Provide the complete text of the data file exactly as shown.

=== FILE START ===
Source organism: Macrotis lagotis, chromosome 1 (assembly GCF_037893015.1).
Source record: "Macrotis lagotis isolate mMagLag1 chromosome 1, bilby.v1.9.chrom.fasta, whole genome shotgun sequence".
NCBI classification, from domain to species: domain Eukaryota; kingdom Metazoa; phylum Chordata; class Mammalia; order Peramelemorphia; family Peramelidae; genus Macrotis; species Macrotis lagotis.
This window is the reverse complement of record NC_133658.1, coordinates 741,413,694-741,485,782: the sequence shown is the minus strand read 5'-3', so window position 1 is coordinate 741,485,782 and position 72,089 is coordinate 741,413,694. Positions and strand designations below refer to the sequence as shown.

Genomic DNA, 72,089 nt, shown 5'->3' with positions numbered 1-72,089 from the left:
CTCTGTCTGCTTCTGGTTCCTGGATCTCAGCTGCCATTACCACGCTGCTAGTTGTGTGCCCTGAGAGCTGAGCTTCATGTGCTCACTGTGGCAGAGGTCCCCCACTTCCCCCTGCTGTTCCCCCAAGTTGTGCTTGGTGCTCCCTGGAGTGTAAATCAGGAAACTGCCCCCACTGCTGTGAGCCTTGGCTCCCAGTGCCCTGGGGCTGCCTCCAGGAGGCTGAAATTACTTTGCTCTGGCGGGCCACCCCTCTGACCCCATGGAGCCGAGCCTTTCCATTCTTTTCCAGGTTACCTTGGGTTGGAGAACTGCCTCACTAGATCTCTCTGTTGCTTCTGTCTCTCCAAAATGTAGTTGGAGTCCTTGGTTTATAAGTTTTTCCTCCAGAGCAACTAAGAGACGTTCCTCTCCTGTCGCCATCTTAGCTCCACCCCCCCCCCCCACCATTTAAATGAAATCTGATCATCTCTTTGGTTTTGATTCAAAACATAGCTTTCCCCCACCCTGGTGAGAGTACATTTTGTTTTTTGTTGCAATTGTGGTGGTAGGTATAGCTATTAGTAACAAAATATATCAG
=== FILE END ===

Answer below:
Source organism: Macrotis lagotis, chromosome 1 (assembly GCF_037893015.1).
Source record: "Macrotis lagotis isolate mMagLag1 chromosome 1, bilby.v1.9.chrom.fasta, whole genome shotgun sequence".
NCBI classification, from domain to species: domain Eukaryota; kingdom Metazoa; phylum Chordata; class Mammalia; order Peramelemorphia; family Peramelidae; genus Macrotis; species Macrotis lagotis.
This window is the reverse complement of record NC_133658.1, coordinates 741,413,694-741,485,782: the sequence shown is the minus strand read 5'-3', so window position 1 is coordinate 741,485,782 and position 72,089 is coordinate 741,413,694. Positions and strand designations below refer to the sequence as shown.

Genomic DNA, 72,089 nt, shown 5'->3' with positions numbered 1-72,089 from the left:
CTCTGTCTGCTTCTGGTTCCTGGATCTCAGCTGCCATTACCACGCTGCTAGTTGTGTGCCCTGAGAGCTGAGCTTCATGTGCTCACTGTGGCAGAGGTCCCCCACTTCCCCCTGCTGTTCCCCCAAGTTGTGCTTGGTGCTCCCTGGAGTGTAAATCAGGAAACTGCCCCCACTGCTGTGAGCCTTGGCTCCCAGTGCCCTGGGGCTGCCTCCAGGAGGCTGAAATTACTTTGCTCTGGCGGGCCACCCCTCTGACCCCATGGAGCCGAGCCTTTCCATTCTTTTCCAGGTTACCTTGGGTTGGAGAACTGCCTCACTAGATCTCTCTGTTGCTTCTGTCTCTCCAAAATGTAGTTGGAGTCCTTGGTTTATAAGTTTTTCCTCCAGAGCAACTAAGAGACGTTCCTCTCCTGTCGCCATCTTAGCTCCACCCCCCCCCCCCACCATTTAAATGAAATCTGATCATCTCTTTGGTTTTGATTCAAAACATAGCTTTCCCCCACCCTGGTGAGAGTACATTTTGTTTTTTGTTGCAATTGTGGTGGTAGGTATAGCTATTAGTAACAAAATATATCAG